This article originally appeared in the February 2002 issue of GammOnLine.|
Thank you to Kit Woolsey for his kind permission to reproduce it here.
When I first constructed a match equity table, I assumed a gammon rate
of about 21%. This was the accepted figure at the time, and empirical
evidence from analysis of many matches backed this figure up. There
were some who felt this was too low, but as a practical matter it seemed
to work well.
With the coming of the bots, things seemed to be quite different. When the bots played out full games against themselves, the gammon rate came to about 26 or 27%. This was quite a difference from what was happening with humans in the real world. What was going on?
At first I thought it had to do with the playing style and perhaps weaknesses of the bots. They did make more dangerous splits of the back checkers than humans did, so these plays may lead to getting gammoned more often. They did have a preference for attacking games rather than priming games. They didn't seem to handle back games and deep anchor games as well as humans did. These all appeared to be likely explanations for the high gammon rate from the bot rollouts.
Careful study of the plays of the bots revealed something else to me. The bots played very aggressively to get gammons. They would often take chances that human experts would never take, risking an almost sure victory in order to increase the gammon chances. Interesting. Upon looking at rollouts of these plays, it appeared that the bots were right! We humans had been playing far too conservatively in many positions. That was the main cause of the extra gammons for the bots. They got the gammons because they went after them. The bots loved pigging it for the gammon.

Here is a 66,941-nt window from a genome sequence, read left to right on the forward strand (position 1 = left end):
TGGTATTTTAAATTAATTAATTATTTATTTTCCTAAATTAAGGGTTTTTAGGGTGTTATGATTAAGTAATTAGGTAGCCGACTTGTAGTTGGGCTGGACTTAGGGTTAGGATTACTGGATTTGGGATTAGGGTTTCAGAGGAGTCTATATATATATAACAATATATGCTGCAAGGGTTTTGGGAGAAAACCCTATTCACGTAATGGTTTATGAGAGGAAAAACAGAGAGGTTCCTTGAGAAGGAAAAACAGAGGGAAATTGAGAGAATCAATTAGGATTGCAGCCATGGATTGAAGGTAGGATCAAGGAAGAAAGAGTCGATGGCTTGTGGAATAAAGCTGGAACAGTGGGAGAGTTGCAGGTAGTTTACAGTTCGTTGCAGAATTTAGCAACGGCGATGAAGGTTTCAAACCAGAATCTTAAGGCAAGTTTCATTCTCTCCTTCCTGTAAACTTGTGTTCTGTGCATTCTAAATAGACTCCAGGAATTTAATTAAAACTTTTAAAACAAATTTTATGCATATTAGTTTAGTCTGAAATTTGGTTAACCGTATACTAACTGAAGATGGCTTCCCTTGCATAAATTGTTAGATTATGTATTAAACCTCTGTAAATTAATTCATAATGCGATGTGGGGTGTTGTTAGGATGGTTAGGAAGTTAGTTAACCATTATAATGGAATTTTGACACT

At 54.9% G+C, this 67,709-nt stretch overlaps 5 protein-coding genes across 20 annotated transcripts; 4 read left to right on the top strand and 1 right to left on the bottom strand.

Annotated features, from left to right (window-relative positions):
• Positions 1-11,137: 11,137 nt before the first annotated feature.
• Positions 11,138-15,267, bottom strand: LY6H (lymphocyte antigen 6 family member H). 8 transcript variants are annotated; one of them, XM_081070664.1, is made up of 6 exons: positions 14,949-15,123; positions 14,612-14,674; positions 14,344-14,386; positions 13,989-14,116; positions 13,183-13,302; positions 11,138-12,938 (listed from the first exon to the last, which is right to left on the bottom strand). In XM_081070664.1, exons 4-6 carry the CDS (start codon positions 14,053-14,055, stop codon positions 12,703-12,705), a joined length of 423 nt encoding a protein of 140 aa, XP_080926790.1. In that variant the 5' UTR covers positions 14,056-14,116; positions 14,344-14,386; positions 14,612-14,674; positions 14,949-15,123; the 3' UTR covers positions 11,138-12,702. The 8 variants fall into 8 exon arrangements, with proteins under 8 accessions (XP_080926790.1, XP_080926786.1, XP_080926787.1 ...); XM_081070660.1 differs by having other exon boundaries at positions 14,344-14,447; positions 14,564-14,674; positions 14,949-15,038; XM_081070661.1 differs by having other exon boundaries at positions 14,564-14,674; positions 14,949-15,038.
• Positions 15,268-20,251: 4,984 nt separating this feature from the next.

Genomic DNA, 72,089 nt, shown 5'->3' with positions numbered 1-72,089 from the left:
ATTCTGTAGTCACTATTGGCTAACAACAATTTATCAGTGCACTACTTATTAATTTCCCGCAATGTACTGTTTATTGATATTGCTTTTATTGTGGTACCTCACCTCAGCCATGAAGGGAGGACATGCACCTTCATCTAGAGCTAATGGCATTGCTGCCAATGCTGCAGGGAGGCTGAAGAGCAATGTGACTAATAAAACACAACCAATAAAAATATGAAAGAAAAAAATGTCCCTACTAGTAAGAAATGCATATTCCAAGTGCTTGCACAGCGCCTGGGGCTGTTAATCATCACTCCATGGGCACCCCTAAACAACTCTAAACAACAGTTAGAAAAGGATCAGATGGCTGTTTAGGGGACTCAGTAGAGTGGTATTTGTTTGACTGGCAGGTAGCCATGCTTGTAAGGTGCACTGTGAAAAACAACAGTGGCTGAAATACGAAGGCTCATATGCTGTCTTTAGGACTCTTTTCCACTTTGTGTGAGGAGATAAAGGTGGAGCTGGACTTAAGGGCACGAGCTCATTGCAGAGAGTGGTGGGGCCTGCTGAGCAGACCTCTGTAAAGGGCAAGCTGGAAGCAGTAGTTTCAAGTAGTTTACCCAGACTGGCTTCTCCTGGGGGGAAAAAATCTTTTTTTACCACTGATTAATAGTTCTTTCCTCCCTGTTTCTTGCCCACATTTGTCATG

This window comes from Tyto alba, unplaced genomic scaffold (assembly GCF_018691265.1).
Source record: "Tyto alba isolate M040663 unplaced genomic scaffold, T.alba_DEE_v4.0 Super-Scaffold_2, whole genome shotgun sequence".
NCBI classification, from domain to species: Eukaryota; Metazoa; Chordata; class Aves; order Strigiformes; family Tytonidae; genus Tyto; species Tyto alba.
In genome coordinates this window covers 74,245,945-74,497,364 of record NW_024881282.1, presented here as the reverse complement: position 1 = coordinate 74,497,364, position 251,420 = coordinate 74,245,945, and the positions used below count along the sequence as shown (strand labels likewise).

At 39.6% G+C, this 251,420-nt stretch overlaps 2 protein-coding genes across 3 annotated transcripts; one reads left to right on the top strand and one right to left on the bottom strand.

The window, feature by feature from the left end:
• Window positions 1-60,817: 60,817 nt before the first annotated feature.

As we all know, in money play it is correct to make a risky play for a gammon if the increase in gammon chances is at least twice the increased losing danger. Assuming our opponent owns a 2-cube, we gain 2 points (from +2 to +4) if we get a gammon we wouldn't have gotten otherwise, while we cost ourselves 4 points (from +2 to -2) if we lose the game when we would otherwise have won it. Psychologically, it can be difficult for a player to throw away a sure thing. When the risky play backfires and you lose a game which was virtually locked up, that is very demoralizing. For this reason, most experts tend to play too conservatively, making sure of the win but not collecting enough gammons. The bots have no such psychological hangups. They crunch the numbers, and if they conclude that their expectancy is higher by making the risky play then they go for the gusto.
Let's look at a typical bearoff situation.
Blue can play 6/4, 5/1, which is quite safe. Nothing leaves a shot on the next roll, and the spares on the four and three points will probably give Blue the necessary flexibility to avoid leaving any shots as he bears off. Blue has some fair gammon chances, and these gammon chances will still be there after he makes this safe play.
What about playing 6/0? This risks leaving an immediate shot if Blue rolls 5-5 or 6-6 next turn. In addition, if Blue rolls any two numbers greater than three he will wind up with a dangerous position of three checkers on the five point and two checkers on the four point, after which any large doubles or two large numbers leave a shot. White's board is perfect, so if Blue is hit he will lose the game. Can it possibly be right to pig it and take the checker off?
What does taking that checker off gain? Well, it is one checker off. Also, it may allow Blue to hold the closed board for an extra roll. If Blue's next roll is 5-1, 5-2, or 5-3, he can again take one (or two) checkers off and still retain the closed board. Every roll Blue keeps White on the bar is important. The gammon race looks to be close, so this could make the difference. What is the right tradeoff?